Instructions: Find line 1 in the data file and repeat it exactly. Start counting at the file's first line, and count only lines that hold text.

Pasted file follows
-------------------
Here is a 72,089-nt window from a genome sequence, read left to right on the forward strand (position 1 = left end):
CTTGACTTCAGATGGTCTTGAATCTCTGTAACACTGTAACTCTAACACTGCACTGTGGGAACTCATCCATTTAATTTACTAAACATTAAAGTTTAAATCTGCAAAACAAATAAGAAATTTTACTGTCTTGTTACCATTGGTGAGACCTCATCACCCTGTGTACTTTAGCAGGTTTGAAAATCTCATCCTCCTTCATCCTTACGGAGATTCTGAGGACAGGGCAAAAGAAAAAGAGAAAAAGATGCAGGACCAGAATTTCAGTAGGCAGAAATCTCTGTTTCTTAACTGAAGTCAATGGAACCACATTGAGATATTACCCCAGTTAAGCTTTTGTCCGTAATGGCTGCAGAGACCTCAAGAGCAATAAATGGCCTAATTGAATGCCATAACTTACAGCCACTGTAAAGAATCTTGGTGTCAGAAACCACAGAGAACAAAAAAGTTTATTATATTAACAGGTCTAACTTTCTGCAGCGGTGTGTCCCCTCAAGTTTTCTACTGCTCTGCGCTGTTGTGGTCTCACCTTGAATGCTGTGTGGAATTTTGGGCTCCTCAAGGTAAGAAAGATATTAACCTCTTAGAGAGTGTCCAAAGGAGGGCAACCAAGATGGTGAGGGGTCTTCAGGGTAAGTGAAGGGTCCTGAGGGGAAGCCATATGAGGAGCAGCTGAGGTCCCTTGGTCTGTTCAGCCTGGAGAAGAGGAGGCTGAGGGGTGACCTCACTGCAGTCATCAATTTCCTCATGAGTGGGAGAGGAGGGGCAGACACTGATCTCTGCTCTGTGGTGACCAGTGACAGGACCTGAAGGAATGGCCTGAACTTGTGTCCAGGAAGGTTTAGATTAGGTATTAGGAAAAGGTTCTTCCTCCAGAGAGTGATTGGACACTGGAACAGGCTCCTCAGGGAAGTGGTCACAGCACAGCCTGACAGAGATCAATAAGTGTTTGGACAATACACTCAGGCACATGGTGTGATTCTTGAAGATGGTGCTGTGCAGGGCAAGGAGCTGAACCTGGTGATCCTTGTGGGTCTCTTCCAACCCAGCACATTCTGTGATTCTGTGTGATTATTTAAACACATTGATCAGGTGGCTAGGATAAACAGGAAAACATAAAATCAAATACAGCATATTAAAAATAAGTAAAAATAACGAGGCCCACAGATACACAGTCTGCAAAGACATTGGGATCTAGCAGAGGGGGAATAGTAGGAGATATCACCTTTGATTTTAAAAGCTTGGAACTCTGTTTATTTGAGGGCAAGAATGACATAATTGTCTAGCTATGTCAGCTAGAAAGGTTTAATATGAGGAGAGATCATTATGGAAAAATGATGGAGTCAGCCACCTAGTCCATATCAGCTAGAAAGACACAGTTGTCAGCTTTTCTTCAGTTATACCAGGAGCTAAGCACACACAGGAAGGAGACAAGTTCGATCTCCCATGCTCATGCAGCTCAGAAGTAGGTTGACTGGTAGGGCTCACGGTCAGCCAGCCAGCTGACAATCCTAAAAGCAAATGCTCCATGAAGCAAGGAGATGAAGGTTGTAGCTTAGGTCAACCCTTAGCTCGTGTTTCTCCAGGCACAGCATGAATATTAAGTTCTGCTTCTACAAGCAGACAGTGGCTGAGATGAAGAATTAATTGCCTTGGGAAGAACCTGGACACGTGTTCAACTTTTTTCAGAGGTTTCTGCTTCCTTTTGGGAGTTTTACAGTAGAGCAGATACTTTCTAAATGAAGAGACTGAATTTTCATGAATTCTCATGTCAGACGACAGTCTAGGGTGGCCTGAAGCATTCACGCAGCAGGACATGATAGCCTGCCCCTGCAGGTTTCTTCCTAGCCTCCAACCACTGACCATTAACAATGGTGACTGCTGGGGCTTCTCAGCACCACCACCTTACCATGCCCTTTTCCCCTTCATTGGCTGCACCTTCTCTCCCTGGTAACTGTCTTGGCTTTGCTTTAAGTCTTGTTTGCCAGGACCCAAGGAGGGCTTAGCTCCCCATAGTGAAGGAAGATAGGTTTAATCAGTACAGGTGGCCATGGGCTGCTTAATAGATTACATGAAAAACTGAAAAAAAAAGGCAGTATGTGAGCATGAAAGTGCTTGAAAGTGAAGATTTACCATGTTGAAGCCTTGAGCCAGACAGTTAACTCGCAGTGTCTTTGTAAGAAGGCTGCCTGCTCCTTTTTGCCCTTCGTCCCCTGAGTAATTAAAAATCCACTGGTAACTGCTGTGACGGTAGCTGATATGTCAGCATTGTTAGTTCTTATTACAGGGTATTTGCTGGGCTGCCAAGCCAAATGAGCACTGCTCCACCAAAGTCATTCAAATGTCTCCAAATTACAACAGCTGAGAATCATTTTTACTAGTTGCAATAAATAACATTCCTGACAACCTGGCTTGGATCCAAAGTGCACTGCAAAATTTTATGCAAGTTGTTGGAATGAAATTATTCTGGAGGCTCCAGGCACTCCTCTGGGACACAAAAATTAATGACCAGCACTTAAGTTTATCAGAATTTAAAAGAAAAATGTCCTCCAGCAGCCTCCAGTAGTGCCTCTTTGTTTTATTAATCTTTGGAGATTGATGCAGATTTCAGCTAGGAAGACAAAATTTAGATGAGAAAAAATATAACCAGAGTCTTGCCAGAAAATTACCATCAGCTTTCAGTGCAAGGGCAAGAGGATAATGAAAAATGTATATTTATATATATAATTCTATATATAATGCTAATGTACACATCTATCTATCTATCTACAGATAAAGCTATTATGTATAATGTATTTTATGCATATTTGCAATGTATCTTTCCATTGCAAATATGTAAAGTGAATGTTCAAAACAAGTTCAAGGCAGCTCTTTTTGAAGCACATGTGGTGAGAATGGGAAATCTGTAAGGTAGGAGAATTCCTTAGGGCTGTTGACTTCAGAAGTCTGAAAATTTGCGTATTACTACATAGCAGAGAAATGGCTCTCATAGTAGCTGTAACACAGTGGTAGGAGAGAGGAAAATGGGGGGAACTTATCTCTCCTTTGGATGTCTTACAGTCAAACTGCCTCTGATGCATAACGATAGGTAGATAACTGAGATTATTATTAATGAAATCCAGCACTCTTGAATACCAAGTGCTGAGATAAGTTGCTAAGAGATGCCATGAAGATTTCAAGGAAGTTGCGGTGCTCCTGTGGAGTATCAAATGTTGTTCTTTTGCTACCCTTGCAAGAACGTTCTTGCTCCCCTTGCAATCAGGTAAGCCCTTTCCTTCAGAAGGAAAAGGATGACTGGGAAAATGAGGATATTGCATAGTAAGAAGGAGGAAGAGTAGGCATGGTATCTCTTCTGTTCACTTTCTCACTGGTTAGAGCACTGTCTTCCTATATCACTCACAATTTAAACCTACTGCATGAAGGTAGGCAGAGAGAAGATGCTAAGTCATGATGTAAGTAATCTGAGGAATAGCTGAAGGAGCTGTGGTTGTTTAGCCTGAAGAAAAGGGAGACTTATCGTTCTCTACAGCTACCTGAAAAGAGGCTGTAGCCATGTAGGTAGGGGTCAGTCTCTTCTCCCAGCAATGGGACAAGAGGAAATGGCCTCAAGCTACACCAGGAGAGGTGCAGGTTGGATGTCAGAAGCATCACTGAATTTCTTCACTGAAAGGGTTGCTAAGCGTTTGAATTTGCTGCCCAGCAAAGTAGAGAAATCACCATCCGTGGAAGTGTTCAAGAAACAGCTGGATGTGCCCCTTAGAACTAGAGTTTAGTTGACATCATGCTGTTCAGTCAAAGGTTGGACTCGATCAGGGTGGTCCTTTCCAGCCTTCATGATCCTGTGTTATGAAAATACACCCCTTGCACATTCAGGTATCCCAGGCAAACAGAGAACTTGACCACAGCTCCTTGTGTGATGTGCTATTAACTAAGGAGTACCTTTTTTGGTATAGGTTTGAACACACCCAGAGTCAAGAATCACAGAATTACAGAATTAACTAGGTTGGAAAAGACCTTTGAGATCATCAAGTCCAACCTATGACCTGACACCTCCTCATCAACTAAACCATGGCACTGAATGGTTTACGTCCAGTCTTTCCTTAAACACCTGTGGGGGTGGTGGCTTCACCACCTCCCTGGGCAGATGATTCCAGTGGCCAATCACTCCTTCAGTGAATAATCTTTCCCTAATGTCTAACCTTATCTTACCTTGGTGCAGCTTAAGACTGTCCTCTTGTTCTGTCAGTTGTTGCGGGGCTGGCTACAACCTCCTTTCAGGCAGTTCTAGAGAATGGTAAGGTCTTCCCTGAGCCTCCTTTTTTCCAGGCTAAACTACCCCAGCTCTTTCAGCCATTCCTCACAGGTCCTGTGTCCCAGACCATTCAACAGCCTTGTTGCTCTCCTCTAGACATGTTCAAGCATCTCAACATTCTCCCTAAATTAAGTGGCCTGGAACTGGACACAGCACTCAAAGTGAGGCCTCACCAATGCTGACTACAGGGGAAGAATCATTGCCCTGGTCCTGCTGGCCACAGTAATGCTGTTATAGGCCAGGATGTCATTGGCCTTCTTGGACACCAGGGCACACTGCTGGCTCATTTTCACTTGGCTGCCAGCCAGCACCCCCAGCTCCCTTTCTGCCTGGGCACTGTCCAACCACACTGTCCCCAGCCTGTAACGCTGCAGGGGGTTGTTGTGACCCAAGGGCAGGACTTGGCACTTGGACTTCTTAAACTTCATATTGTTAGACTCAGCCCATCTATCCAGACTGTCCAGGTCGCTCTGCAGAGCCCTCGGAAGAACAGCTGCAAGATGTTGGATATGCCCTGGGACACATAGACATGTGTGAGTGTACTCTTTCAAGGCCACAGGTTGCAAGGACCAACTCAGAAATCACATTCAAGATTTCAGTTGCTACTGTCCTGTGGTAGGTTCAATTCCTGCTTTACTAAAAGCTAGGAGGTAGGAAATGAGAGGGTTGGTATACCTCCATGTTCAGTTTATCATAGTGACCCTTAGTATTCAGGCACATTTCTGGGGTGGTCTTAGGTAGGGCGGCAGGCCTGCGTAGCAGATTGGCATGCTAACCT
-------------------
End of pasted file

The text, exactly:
Here is a 72,089-nt window from a genome sequence, read left to right on the forward strand (position 1 = left end):